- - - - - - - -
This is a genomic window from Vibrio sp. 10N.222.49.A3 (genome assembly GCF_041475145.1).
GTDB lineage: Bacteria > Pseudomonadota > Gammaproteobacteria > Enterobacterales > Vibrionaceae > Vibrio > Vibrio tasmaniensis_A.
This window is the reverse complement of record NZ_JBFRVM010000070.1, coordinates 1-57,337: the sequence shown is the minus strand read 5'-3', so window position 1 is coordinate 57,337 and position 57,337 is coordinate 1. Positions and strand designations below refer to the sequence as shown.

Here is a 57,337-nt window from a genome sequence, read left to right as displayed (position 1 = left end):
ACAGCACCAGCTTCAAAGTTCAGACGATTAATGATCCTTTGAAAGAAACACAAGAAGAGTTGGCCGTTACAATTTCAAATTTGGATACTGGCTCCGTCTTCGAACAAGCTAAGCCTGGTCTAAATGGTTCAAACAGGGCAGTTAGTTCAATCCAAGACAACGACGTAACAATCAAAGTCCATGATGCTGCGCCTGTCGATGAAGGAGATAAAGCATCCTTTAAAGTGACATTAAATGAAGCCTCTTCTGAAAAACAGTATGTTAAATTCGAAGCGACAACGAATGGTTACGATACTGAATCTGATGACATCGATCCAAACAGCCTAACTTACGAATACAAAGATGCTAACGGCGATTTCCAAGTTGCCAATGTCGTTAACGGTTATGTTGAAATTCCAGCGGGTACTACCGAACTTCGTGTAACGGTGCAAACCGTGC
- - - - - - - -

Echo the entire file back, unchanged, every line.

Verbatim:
This is a genomic window from Vibrio sp. 10N.222.49.A3 (genome assembly GCF_041475145.1).
GTDB lineage: Bacteria > Pseudomonadota > Gammaproteobacteria > Enterobacterales > Vibrionaceae > Vibrio > Vibrio tasmaniensis_A.
This window is the reverse complement of record NZ_JBFRVM010000070.1, coordinates 1-57,337: the sequence shown is the minus strand read 5'-3', so window position 1 is coordinate 57,337 and position 57,337 is coordinate 1. Positions and strand designations below refer to the sequence as shown.

Here is a 57,337-nt window from a genome sequence, read left to right as displayed (position 1 = left end):
ACAGCACCAGCTTCAAAGTTCAGACGATTAATGATCCTTTGAAAGAAACACAAGAAGAGTTGGCCGTTACAATTTCAAATTTGGATACTGGCTCCGTCTTCGAACAAGCTAAGCCTGGTCTAAATGGTTCAAACAGGGCAGTTAGTTCAATCCAAGACAACGACGTAACAATCAAAGTCCATGATGCTGCGCCTGTCGATGAAGGAGATAAAGCATCCTTTAAAGTGACATTAAATGAAGCCTCTTCTGAAAAACAGTATGTTAAATTCGAAGCGACAACGAATGGTTACGATACTGAATCTGATGACATCGATCCAAACAGCCTAACTTACGAATACAAAGATGCTAACGGCGATTTCCAAGTTGCCAATGTCGTTAACGGTTATGTTGAAATTCCAGCGGGTACTACCGAACTTCGTGTAACGGTGCAAACCGTGC